Behaviour of low density autoclaved aerated concrete masonry under concentrated loads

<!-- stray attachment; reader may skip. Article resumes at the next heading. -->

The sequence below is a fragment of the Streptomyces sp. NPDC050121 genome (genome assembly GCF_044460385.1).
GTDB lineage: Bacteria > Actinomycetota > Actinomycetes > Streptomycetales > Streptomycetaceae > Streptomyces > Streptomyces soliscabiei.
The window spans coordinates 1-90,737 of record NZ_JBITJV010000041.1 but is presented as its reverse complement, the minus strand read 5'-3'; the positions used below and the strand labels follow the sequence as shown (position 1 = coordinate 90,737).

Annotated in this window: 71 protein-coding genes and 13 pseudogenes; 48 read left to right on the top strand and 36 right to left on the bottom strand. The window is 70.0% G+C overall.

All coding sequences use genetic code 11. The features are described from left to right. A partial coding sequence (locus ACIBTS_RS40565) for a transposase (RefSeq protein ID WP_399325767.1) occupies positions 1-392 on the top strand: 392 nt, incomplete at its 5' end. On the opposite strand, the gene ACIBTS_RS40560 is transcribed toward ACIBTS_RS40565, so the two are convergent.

Autoclaved Aerated Concrete (Aircrete) (AAC) is the lightest form of concrete masonry. The material was introduced into the UK in the 1950's. It has been used extensively since that time to form block walls especially in the construction of dwellings. The current product is very different from that produced in earlier years having become progressively lighter. At the same time the ratio of the compressive strength to the density has been increased. Improvements in production techniques have made the present day material properties more consistent. Quality control criteria have become much more stringent and third party supervision has been introduced for manufacture and construction. Raw materials and process are carefully controlled to give consistent output. As Aircrete has become progressively lighter, new methods of assembly have recently been introduced which raise questions about the performance of the new material. The two principal drivers for lowering the density have been improved manufacturing economy by reduced raw material consumption and improvements in the thermal insulation properties of the material to meet today' s Energy requirements. Reducing density tends to have the effect of producing lower strengths and reducing robustness, durability and resistance to chemical attack. When undertaking the structural design of masonry walls, the stresses induced by concentrated loads can be more critical than those from the general run of uniformly distributed loads on walls. For masonry materials at the lower end of the strength range, their resistance to concentrated loads is central to their suitability for economic application in construction. The current rules and regulations regarding the ability of walls to support concentrated loads were developed on the basis of the strength and behavioural properties of masonry materials material which are stronger and denser than the lighter forms of Aircrete. In this research, the effects on the behaviour of low density Autoelaved Aerated Concrete blockwork of different forms of concentrated loading were examined using physical testing and mathematical modelling and the behaviour categorised mathematically. The research builds on an EPSRC research project at Kingston University and previous research undertaken by the author (MPhil). The results will enable structural design for concentrated loads on low density Aircrete to be undertaken with greater confidence. This will enable further economy in the use of the material and thereby further improve its economic viability. The conclusions and recommendations will influence national and European masonry structural design codes and standards used by structural engineers.